I listen while I run or sew and this story jumped around from place to place and if you weren't listening carefully you missed where you were and which character was being talked about. Perhaps it is easier to keep track when actually reading the book.
It jumped around.
It seemed like the story was going to be good.
One of the best. A story with a great sense of place and time. Memorable characters with even the relatively minor characters being deftly drawn. Beautifully performed as well.
Eric Ambler's Cause for Alarm, it has the same atmosphere of good people initially dimly aware of gathering evil coming to terms with their destiny being ordained by forces of evil on all sides.
As good, if not better than his performance in the World at Night. He is truly the voice of Alan Furst.
No, each part needs to be relished, absorbed and the next keenly anticipated.
The second book in the series doesn't appear to be available would love to download it.
Not much story. No plot to follow really and too much insignificant detail. The metaphor of the figs was too much for me....I love this genre and was hoping for a new author like Deighton and LeCarre. Not so much. I never have liked the Spanish Civil War. Was hoping both the socialists and the fascists would lose. Blah
An unashamed Audiophile who has his own studio and business called iZENEARS which brings Australian travel and history to life for locals and visitor's alike.
That is possibly not fair, it is 'muddy' and it does 'drudge' but the subject is a molasses topic and so I guess it was always heading in that direction. It works but it deosn't grab.
Historical intrigue lovestory
George Guidall is simply the best narrator I know of. He gives you a real sense of familiarity with the characters, whether male or female, Wyoming sheriff, Cheyene Indian, Czech woman patriot, or Bulgarian spy. He provides a real sense of the feeling behind the words. He brings every character to life!
Historically interesting well written a little slow at times bogged down in details but overall story was good and gave an emotional sense of the tragedy of Eastern Europe during WWII
This book has too many characters with too little story. I gave up during part two after trying to stay interested for way too long.
I will listen to Night Soldiers again because it is rich in mood and detail. The characters, their circumstances amd motivations are complex. The story placement and structure are different and I came away thinking I had gained a new perspective on a period which in many ways seems well known. Any book that can do that deserves the highest accolades.
It covers periods, peoples and places that are not very familiar and canvasses complex emotions and motivations. Very interesting and very moving. Also the author reveals a wry sense of humour which surfaces occasionally to season the plot. The book makes you ask the question: what would you do in these circumstances?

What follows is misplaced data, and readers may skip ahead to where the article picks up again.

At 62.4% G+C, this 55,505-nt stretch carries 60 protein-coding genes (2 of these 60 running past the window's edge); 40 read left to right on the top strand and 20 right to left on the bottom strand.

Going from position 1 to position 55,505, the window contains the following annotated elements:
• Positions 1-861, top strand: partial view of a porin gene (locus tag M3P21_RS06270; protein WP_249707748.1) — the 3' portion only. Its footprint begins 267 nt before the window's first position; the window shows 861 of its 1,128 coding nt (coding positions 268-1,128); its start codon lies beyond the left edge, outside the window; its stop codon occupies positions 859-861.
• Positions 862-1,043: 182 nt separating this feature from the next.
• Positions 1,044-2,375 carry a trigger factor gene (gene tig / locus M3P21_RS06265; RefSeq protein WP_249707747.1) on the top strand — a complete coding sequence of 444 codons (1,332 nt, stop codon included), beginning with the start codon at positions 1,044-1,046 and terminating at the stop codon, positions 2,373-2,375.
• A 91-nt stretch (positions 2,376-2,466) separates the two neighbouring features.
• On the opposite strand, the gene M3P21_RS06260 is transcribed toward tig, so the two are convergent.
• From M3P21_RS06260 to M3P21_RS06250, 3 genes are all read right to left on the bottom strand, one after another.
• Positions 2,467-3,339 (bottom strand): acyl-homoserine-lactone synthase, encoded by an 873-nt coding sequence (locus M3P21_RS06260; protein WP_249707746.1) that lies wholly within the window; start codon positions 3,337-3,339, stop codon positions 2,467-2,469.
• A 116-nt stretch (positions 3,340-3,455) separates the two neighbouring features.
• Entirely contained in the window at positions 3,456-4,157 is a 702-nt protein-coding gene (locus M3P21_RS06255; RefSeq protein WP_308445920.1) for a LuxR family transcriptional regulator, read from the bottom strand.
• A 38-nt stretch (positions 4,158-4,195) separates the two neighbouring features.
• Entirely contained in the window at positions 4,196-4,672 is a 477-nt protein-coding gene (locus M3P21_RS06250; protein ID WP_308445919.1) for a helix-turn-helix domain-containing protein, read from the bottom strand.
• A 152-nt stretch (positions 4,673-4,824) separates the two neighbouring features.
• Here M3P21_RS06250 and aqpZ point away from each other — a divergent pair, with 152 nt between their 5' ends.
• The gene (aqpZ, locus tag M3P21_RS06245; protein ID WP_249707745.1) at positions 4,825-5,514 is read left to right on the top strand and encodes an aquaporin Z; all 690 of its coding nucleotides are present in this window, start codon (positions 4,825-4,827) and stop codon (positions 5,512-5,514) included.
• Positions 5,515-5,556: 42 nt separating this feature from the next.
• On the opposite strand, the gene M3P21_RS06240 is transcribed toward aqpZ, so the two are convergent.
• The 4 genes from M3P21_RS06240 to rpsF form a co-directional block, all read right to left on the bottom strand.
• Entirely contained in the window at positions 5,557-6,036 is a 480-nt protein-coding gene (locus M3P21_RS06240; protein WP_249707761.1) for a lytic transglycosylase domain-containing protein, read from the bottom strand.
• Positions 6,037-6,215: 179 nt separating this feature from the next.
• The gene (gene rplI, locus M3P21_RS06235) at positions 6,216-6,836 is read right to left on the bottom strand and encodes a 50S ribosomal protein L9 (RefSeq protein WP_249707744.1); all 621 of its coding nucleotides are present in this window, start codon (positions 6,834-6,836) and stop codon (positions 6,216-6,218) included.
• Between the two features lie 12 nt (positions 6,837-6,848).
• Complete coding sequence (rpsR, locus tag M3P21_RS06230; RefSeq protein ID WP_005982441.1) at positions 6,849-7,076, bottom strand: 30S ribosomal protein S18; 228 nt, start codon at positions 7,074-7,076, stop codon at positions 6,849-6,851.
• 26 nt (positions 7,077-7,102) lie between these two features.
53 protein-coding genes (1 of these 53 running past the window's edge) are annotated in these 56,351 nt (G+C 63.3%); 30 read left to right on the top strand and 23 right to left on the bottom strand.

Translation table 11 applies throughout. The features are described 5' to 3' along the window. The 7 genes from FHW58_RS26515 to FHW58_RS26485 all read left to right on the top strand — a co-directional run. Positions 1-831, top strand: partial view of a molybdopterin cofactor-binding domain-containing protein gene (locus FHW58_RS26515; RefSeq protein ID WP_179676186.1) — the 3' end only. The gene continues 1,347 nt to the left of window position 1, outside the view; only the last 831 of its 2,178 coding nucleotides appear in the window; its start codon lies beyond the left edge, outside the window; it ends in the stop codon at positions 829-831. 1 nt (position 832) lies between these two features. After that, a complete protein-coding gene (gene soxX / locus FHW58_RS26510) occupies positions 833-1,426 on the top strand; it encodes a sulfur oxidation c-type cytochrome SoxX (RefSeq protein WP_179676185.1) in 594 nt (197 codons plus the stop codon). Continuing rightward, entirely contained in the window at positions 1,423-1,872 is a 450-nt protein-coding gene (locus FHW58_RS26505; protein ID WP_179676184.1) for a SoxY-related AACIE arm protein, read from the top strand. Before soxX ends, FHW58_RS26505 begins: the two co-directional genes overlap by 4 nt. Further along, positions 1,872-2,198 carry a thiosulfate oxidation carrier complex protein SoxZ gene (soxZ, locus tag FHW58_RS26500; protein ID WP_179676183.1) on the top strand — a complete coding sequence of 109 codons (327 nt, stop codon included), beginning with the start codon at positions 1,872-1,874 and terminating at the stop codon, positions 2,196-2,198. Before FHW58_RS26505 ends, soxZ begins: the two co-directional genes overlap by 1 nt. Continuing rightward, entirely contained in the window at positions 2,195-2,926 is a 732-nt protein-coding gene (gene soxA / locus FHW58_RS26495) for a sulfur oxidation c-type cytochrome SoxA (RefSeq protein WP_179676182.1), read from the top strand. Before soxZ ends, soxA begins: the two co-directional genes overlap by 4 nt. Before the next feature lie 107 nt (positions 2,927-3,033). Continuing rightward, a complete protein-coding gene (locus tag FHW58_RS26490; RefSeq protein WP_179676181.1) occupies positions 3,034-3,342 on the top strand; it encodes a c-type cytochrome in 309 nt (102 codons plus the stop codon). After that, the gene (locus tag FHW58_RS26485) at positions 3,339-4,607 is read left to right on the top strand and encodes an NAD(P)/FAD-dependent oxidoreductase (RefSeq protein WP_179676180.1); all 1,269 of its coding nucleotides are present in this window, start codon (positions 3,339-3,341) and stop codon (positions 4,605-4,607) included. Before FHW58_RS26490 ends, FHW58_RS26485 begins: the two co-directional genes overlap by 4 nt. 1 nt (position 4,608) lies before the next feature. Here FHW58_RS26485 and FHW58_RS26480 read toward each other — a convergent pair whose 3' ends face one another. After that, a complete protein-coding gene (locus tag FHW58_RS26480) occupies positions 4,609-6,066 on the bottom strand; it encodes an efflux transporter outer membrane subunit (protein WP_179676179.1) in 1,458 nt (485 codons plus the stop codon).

Guidall is fantastic. His pronunciation and deep understanding of the characters lifts a great book to a higher level. His range is extraordinary - from Russian commisars, Spanish peasants to English aristocrats. Guidall really adds something. I wouldn't have enjoyed the book as much without his performance.
Trust no one, stay alive.
This was my first Alan Furst novel. I got on to him after seeing the TV series of Spies of Warsaw. I have since listened to The World at Night which I also enjoyed and will next listen to Red Gold. He is a great author.
I perceive that my middling rating for this book is largely influenced by my decision to listen to the audio edition rather than read the print edition. The first third of the book creates the setting and introduces the main characters slowly by inference and realization. For example, there are many characters that are introduced for one or two paragraphs and then never referenced again; it is only by continual reference that one realizes who are the main characters. These characters actions are inferred when another characters reflects on having witnessed an event. The scene changes frequently and without obvious breaks in the flow. I became so confused that I had to re-read entire sections from a borrowed, print copy to get back on track. The latter two-thirds of the book were more clear but I still lost the train of thought too many times.
I wish that I had decided to read only the print version. The author's writing style is excellently formatted for that mode.
This is the 'first' Alan Furst i have read, and will probably not be the last.
The rhythm and meter of the writing is pleasant to listen to, and charms the reader to follow along (regardless of weather one actually knows where the story is going).
The myriad of characters can be dizzying, and it is easy to lose track of who was who (and where).
The story begins with a young man, 17, recruited by the Russians to be indoctrinated into their expansion plans in eastern European as early as the late 1920’s. I found it interesting seeing WWII through Russian eyes and planning.
There are several, all revolving around how this young man had to watch what he said, who he said it to, and how those that didn’t were never seen again
A little more excitement at times of danger.
Seeing WWII though Russian eyes.
If you are interested in WWII, most stories are from the Western point of view - this is from our Russian"Allies". Very different approach